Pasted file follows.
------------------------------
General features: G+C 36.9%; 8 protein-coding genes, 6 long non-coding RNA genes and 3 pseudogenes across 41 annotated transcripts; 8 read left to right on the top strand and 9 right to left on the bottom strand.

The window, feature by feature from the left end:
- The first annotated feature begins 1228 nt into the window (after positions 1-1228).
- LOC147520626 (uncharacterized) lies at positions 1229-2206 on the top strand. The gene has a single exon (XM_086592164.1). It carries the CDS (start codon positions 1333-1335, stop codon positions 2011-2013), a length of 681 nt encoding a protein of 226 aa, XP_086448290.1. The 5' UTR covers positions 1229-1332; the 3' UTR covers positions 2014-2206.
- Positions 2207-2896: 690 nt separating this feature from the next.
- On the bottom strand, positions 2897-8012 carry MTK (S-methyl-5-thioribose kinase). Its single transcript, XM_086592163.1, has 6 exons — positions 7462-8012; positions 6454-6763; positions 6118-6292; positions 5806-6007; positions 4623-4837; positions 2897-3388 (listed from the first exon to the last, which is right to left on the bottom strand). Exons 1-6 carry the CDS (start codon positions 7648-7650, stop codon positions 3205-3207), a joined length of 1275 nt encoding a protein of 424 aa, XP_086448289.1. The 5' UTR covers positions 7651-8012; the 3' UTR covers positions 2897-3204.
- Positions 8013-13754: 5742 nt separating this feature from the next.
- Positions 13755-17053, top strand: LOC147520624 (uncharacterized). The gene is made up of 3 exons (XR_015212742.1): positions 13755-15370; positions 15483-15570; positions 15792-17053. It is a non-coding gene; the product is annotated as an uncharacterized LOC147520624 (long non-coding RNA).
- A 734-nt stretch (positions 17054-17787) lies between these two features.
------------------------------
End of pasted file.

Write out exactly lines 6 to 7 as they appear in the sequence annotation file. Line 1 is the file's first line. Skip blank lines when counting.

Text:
- On the bottom strand, positions 2897-8012 carry MTK (S-methyl-5-thioribose kinase). Its single transcript, XM_086592163.1, has 6 exons — positions 7462-8012; positions 6454-6763; positions 6118-6292; positions 5806-6007; positions 4623-4837; positions 2897-3388 (listed from the first exon to the last, which is right to left on the bottom strand). Exons 1-6 carry the CDS (start codon positions 7648-7650, stop codon positions 3205-3207), a joined length of 1275 nt encoding a protein of 424 aa, XP_086448289.1. The 5' UTR covers positions 7651-8012; the 3' UTR covers positions 2897-3204.
- Positions 8013-13754: 5742 nt separating this feature from the next.